Do you spend much time thinking about your nervous system? For the majority of people, the answer would most likely be not very often. Ordinarily, you wouldn’t have to be concerned about how your neurons are communicating messages to the nerves in your body. But when those nerves start to misfire – that is when something fails – you tend to pay much more attention to your nervous system.
One particular disease called Charot-Marie-Tooth Disease which generally affects the extremities can also have a pretty wide-scale impact on the whole nervous system. high-frequency hearing loss can also be the result of CMT according to some evidence.
Charot-Marie-Tooth Disease, What is it?
Charcot-Marie-Tooth disease is a set of inherited conditions. In essence, these genetic conditions cause something to go wrong with your nerves or with the protective sheathing surrounding your nerves.
There is a problem with how signals move between your brain and your nerves. Functionally, this can lead to both a loss in motor function and a loss of sensation.
A blend of genetic elements commonly results in the manifestation of symptoms, so CMT can be found in a number of varieties. For many people who have CMT, symptoms begin in the feet and go up into their arms. And, curiously, among those who have CMT, there is a higher rate of occurrence of high-frequency hearing loss.
A Connection Between Hearing Loss And CMT: The Cochlear Nerve
There has always been an anecdotal connection between loss of hearing and CMT (which means that within the CMT culture everybody has heard other people talk about it). And it was hard to grasp the connection between loss of sensation in the legs and problems with the ears.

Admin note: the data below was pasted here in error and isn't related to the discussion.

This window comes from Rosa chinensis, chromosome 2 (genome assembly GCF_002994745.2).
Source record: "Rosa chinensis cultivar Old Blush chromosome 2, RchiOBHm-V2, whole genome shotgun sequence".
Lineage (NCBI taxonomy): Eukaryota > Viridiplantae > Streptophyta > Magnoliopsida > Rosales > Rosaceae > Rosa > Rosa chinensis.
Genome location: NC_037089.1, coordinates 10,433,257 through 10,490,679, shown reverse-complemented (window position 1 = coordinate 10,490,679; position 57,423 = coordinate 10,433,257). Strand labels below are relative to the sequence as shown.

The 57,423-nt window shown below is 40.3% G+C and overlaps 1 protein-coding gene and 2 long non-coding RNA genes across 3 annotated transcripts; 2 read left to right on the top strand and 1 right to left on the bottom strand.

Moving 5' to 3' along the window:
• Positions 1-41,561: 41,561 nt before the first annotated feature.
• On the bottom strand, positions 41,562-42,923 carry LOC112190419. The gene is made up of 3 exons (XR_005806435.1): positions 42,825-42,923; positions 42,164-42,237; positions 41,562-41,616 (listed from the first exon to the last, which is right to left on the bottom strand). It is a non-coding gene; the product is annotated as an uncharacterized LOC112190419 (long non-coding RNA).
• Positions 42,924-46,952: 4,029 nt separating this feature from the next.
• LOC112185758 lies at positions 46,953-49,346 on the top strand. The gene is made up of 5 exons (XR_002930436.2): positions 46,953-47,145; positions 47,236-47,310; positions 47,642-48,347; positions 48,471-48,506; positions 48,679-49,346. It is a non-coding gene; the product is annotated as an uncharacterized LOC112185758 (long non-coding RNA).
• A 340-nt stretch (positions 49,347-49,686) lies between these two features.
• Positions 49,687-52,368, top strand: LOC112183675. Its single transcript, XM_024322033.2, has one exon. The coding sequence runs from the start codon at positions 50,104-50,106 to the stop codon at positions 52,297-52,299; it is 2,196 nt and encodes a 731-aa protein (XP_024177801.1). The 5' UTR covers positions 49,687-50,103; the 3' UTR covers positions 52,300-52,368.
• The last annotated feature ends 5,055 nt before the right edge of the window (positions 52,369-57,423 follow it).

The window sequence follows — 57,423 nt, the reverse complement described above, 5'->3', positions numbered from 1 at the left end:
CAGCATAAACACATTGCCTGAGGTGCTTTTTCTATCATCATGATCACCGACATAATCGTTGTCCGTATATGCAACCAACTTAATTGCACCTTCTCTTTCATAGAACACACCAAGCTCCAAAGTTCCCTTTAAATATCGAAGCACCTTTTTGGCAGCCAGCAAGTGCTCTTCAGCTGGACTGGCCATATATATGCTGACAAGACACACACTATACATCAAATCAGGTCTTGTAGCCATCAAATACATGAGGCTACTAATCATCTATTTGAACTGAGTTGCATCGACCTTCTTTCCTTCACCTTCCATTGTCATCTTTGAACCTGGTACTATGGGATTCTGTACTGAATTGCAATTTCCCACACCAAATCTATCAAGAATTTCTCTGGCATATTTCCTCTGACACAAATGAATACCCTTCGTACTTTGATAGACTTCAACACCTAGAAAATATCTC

The connection was firmly established by a scientific study just recently when a group of researchers examined 79 people with CMT at the University of Iowa Hospitals and Clinics.
The findings were rather conclusive. Nearly everyone with CMT passed their low and moderate frequency hearing assessments with flying colors. But all of the individuals showed hearing loss when it came to the high-frequency sounds (usually around the moderate levels). high-frequency hearing loss, according to this study, is likely to be linked to CMT.
What is The Cause of Hearing Loss And How Can it be Addressed?
The link between high-frequency loss of hearing and CMT could, at first, seem puzzling. Like all other parts of your body rely on properly functioning nerves. That also goes for your ears.
The theory is, CMT affects the cochlear nerve so noises in the high-frequency range aren’t able to be interpreted. Anybody with this type of hearing loss will have a hard time hearing certain sounds, including peoples voices. Trying to understand voices in a crowded noisy room is particularly difficult.
This type of hearing loss is commonly treated with hearing aids. There’s no recognized cure for CMT. Modern hearing aids can give tremendous assistance in terms of overcoming the effects of high-frequency hearing loss, isolating only those ranges of sounds to amplify. Additionally, most modern hearing aids can be adjusted to work well within noisy conditions.
Hearing Loss Can Have Many Causes
Researchers still aren’t completely certain why CMT and loss of hearing seem to co-exist quite so often (above and beyond their untested theory). But hearing aid tech offers an obvious solution to the symptoms of that hearing loss. That’s why many people who have CMT will make time to sit down with a hearing care professional and get a fitting for a custom hearing aid.
There are a variety of causes for hearing loss symptoms. Frequently, it’s an issue of loud noise resulting in injury to the ears. In other cases, loss of hearing might be the result of an obstruction. It also appears that CMT is another possible cause.